I mean most people literally said the same thing about Comcast when they acquired Universal. The belief was Comcast just wanted more content and were going to sell off the theme park or severely neglect it since they had no experience running them. Instead, Universal clearly has had the fastest growth of anyone in the theme park market. I mean, back before Comcast acquired them, SeaWorld had higher attendance then Studios or IOA. Now both those parks easily double SeaWorld.

 I guess the old theme park rumor that disappeared for the Artegon site was WWE. Not sure if they'd be interested in SeaWorld or not. I'm still disappointed that deal didn't happen.

 

I'll also add I really hope that they don't dump the SeaWorld theme and name whoever acquires it. Its a good name and theme even if the anti-animal people at PETA tried to ruin it.

Edited by aent

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7 hours ago, aent said:

I mean most people literally said the same thing about Comcast when they acquired Universal. The belief was Comcast just wanted more content and were going to sell off the theme park or severely neglect it since they had no experience running them. Instead, Universal clearly has had the fastest growth of anyone in the theme park market. I mean, back before Comcast acquired them, SeaWorld had higher attendance then Studios or IOA. Now both those parks easily double SeaWorld.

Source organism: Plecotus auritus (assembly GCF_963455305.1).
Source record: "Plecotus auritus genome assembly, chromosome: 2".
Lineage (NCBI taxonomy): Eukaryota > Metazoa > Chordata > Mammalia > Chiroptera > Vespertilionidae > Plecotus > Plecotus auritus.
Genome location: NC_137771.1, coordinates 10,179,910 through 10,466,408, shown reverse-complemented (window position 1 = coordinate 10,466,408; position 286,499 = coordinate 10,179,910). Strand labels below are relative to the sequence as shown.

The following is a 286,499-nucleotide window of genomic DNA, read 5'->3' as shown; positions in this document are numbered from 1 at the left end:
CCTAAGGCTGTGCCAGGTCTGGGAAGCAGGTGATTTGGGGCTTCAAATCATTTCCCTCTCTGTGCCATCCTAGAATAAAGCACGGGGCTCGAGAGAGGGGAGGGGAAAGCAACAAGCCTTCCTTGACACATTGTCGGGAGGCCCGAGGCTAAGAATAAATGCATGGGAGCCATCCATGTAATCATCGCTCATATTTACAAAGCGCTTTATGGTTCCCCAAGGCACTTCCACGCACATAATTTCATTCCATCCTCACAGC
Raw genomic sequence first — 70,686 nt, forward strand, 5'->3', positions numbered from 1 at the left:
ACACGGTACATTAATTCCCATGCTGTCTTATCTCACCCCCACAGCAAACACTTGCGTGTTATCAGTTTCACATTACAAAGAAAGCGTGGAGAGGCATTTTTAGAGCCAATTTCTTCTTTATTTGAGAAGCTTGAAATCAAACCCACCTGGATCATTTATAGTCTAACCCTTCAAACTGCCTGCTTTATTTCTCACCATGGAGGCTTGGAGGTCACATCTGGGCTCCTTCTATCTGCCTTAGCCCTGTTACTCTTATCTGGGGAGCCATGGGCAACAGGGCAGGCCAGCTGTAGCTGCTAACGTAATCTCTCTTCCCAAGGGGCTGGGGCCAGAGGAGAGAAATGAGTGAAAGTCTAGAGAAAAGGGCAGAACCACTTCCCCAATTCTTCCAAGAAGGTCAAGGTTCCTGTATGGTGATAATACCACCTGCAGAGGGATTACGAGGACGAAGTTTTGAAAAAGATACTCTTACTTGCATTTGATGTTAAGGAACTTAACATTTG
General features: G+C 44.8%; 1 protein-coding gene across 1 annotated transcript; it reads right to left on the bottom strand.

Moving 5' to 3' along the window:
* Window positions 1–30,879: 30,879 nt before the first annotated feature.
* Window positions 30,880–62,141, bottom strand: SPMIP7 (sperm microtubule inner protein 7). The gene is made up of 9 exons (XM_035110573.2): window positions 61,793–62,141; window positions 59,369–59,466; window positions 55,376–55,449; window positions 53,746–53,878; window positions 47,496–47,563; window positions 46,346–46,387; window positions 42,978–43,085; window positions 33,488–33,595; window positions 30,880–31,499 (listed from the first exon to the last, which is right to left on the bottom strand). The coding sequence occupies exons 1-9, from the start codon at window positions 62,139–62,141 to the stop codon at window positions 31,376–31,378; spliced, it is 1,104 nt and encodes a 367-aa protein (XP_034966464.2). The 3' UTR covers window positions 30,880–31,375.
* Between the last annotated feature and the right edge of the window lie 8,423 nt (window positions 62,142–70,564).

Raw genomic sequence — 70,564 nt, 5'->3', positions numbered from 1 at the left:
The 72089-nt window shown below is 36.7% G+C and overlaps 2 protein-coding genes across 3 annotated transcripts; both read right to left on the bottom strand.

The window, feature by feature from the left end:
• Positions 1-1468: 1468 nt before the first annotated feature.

I guess the old theme park rumor that disappeared for the Artegon site was WWE. Not sure if they'd be interested in SeaWorld or not. I'm still disappointed that deal didn't happen.

There were reasons Comcast worked and many of them were personal. They had just lost a Disney takeover bid. Moreover, Steve Burke had just been pushed out of the Mouse House and wanted to show up his former employers. 

It shows how Comcast’s management (in many ways “family” management) was highly motivated to take a run at Disney.

AT&T, conversely, is made up largely of garden variety Wall St. corporatists.  As we’ve seen many times before (including at Universal until it became personal), that almost never works in a creative entity like a theme park.

Edited by spenser1058